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Installing Sierra Share This on LinkedIn   Share This on Google   Tweet This   Forward This

20 April 2017

We only installed El Capitan in July of last year so we may be accused of rushing things with our installation of Sierra only nine months later. Enthusiasm wasn't the reason.

As with El Capitan, we'd be hard pressed to list any compelling features prompting the move. There hasn't even been an Apple Raw compatibility update since June of last year.

The factor that did prompt us finally was that we wanted to have a Sierra machine to be able to support one family member who just installed a 27-inch iMac. Running Sierra of course.

But we're still not convinced to make the jump on our main production machine.

Once again we've read of problems with the Wacom drivers. And while that didn't affect us with our move to El Capitan, we know our days are numbered. We've had this Intuos in our right hand since 2001 and we'd be lost without it.

SAILING WITH ADVISORIES

Then, too, this update, unfortunately, wasn't as smooth as the El Capitan update, although we have to say (in the same sentence) that things stabilized immediately after we did one little thing.

We started the update around noon on a rainy Tuesday. It had already downloaded so it just needed to install itself. By the time the installation had finished, which was a quarter to two, the sun had come out.

We were remarkably civilized about the whole thing. We just relaunched the App Store.

We logged in, did the iCloud setup dance, got the traditional CS5ServicesManager needs Java SE 6 dialog (as well as a notice about some out-of-date Project Gutenberg stuff) and, after a little disk thrashing, got our familiar desktop on the screen.

We tested our ExifTool tools first. One implementation failed but another worked. Interarchy (the FTP software which updates the public site from our local copy) crashed on launch repeatedly. The Wacom driver (with no tablet attached) kept hogging the CPU until we force-quit it. Trackpad gestures were not obeyed.

Apache, of course, had to be reconfigured to run PHP, which we do after every new install. But this time, it failed to find localhost, which is where everything is on our local machine.

And BBEdit and TextWrangler threw up some bizarre Open File dialog boxes where the layout seemed to be confused on several fronts.

ONE LITTLE THING

We remained remarkably civilized about the whole thing. Rather than fume in our antique office chair, we just relaunched the App Store.

We quickly discovered that we had only installed version 10.12 of Sierra, the original release. We wanted the current version, which is 10.12.4. We'd waited for all of its improvements, after all. But unfathomably that has become a manual process.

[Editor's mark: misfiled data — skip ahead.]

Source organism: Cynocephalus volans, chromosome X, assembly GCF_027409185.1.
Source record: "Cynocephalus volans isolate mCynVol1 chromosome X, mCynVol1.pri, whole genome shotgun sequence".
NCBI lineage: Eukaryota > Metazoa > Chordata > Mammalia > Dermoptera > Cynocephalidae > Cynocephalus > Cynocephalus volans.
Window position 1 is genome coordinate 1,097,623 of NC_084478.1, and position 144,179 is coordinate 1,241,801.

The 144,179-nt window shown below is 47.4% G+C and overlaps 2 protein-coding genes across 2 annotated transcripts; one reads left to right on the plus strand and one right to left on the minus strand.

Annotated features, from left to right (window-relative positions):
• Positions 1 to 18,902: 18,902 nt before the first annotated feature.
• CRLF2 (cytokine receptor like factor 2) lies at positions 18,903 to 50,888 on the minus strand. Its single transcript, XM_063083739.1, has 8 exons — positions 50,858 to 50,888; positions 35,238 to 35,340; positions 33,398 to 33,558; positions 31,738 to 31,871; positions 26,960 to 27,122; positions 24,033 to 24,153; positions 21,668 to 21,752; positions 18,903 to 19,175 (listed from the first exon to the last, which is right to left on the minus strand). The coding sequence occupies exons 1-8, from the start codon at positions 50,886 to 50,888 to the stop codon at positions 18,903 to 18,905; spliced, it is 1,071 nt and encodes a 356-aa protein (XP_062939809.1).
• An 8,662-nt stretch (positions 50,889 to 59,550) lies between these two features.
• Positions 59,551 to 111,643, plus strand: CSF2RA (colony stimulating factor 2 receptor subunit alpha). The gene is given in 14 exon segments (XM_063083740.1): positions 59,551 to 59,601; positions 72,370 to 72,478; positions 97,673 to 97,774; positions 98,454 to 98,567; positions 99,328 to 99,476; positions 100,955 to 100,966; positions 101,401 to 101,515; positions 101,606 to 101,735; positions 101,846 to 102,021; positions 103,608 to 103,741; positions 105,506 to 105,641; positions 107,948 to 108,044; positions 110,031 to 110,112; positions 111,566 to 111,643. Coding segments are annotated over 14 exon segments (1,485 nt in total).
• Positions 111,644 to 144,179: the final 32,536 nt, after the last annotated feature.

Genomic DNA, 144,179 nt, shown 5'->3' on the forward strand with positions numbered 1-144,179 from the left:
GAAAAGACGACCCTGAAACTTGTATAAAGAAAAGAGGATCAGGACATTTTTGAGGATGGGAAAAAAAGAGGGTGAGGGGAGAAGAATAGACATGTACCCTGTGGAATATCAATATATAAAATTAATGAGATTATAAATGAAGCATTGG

If you aren't going to install the current version, you should be sure to automatically install any updates (you know, before anyone notices). Right?

Anyway, after doing that one little thing, everything stabilized. Interarchy ran just as nicely as always, BBEdit and TextWrangler showed us the old Open File dialogs again, Apache found localhost and, after installing Java SE 5 (and updating Java) we could even run the last Adobe applications we can be said to own.

We were even able to print an image from both Apple Photos and Photoshop CC to the DNP DS620.

But still we'll wait to update our main machine until we have an idle weekend to reinstall El Capitan if things somehow don't work out on that older MacBook Pro.

Update (23 April): After a couple of days with no issues, we decided to do the Sierra update on our main production machine Saturday. That would give us two days to work things out and, if we didn't, we'd already confirmed our 13-inch laptop could let us get to work.

So after publishing the Saturday matinee, we did a final backup of El Capitan and ran Disk Utility to make sure the hard disk was healthy. No issues there. Then we did the Sierra install.

This eventually entailed a series of installations before we did any configuration or work. There was macOS 10.12 followed immediately by 10.12.4, the associated Apple apps (iLife, iTunes, Apple Remote Desktop, etc.), Xcode itself (which is so large we think of it separately from the other Apple apps) and the Creative Cloud spring video updates.

That took all day. By then, we had run the Java SE 5 install for older Adobe apps and copied over our old Apache configuration (which enables PHP and localhost).

We can't tell you how happy we were to find the Wacom Intuos still happily skimming over the screen. And we haven't seen a blip yet. It's business as usual with everything where we left it.

The key to this much smoother update was simply installing macOS 12.10.4 over 12.10 immediately.


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